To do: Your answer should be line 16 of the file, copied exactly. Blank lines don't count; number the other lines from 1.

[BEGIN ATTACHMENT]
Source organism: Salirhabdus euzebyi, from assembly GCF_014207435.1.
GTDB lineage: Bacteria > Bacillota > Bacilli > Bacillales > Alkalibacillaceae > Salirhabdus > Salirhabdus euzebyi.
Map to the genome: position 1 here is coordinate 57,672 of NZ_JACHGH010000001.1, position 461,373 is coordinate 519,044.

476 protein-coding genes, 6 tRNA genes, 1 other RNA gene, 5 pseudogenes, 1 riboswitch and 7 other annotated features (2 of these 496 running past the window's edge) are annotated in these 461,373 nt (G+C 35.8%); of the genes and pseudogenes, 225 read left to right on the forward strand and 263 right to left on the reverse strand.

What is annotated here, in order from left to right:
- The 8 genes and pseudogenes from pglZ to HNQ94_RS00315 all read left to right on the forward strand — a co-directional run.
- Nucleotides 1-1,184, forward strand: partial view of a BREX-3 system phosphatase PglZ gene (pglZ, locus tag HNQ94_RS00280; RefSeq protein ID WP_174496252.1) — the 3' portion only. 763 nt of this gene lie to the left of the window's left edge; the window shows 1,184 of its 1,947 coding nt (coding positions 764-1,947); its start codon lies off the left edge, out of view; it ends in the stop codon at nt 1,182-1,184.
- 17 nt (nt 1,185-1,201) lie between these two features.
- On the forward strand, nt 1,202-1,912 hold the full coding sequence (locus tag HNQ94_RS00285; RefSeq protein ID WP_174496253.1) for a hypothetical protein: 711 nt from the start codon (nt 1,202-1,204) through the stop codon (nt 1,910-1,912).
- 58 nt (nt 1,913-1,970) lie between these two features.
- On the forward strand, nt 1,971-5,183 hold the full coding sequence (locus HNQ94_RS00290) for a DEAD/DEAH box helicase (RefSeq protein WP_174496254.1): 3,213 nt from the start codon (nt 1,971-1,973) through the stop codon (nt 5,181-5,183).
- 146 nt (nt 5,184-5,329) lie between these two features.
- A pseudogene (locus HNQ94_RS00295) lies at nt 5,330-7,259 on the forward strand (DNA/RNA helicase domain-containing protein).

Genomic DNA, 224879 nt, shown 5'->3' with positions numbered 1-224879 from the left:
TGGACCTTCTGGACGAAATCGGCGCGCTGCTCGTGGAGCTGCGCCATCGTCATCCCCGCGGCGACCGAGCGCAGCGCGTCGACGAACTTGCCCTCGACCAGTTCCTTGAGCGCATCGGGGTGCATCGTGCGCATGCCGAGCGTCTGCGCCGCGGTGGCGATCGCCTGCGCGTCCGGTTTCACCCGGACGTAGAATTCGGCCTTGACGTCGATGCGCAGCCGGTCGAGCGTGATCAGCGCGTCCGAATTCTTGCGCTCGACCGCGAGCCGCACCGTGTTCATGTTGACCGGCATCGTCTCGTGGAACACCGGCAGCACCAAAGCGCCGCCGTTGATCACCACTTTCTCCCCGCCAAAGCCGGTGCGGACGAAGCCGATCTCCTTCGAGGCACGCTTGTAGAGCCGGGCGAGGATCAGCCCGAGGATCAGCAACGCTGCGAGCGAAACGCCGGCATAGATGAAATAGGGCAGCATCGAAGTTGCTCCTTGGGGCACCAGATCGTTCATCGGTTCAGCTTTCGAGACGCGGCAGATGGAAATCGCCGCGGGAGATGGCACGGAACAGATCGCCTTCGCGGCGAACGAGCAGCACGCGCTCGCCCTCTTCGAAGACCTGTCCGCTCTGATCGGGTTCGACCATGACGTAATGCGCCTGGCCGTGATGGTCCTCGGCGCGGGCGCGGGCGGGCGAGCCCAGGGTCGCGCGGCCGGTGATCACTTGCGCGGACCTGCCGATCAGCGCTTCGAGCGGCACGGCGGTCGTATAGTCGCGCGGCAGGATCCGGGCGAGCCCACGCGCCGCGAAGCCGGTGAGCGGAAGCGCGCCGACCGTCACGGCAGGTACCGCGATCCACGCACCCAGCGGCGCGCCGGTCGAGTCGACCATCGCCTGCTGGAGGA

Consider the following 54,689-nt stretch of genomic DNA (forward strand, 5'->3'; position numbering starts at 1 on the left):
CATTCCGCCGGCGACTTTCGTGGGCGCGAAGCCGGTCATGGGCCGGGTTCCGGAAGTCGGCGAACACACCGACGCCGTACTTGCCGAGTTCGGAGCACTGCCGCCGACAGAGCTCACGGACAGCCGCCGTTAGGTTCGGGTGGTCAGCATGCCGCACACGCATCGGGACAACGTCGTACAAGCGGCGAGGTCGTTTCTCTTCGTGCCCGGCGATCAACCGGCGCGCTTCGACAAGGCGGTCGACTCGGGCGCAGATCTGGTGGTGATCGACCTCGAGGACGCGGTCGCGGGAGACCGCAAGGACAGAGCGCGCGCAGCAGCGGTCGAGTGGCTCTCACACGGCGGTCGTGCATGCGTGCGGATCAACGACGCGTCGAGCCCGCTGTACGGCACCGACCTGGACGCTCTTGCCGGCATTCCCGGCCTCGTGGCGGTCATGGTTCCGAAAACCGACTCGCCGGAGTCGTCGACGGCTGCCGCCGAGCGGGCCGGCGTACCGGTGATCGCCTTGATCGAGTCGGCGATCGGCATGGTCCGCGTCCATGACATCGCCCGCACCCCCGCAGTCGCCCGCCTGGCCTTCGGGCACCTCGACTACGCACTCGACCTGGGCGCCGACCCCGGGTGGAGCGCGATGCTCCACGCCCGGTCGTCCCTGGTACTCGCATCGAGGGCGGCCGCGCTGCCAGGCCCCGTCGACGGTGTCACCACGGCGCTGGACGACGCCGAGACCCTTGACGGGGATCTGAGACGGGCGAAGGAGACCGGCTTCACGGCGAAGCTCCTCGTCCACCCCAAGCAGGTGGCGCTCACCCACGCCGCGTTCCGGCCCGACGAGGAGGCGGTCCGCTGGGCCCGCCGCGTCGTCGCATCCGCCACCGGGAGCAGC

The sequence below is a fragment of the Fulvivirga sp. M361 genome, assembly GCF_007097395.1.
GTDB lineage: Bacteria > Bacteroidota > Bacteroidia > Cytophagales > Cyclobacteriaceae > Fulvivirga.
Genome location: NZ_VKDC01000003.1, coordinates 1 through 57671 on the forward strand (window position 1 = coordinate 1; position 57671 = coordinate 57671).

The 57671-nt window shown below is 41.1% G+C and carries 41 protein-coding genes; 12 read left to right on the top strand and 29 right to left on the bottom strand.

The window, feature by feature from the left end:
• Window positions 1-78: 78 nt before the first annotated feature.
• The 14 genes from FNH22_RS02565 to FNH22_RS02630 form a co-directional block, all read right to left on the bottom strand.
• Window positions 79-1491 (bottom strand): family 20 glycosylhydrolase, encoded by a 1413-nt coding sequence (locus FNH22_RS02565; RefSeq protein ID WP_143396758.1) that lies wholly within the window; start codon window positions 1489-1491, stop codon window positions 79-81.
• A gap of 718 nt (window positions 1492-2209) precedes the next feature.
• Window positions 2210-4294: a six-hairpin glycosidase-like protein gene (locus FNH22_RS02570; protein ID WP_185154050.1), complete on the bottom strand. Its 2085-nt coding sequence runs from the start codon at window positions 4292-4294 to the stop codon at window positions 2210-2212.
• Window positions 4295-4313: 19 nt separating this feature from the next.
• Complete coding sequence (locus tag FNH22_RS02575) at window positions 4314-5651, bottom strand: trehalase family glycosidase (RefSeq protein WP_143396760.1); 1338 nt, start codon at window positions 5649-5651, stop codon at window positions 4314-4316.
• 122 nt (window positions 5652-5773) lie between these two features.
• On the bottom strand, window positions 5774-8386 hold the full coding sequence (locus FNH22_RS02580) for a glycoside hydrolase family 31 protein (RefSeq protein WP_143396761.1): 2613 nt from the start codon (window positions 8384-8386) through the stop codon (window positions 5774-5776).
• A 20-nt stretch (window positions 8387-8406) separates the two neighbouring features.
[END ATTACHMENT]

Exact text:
Consider the following 54,689-nt stretch of genomic DNA (forward strand, 5'->3'; position numbering starts at 1 on the left):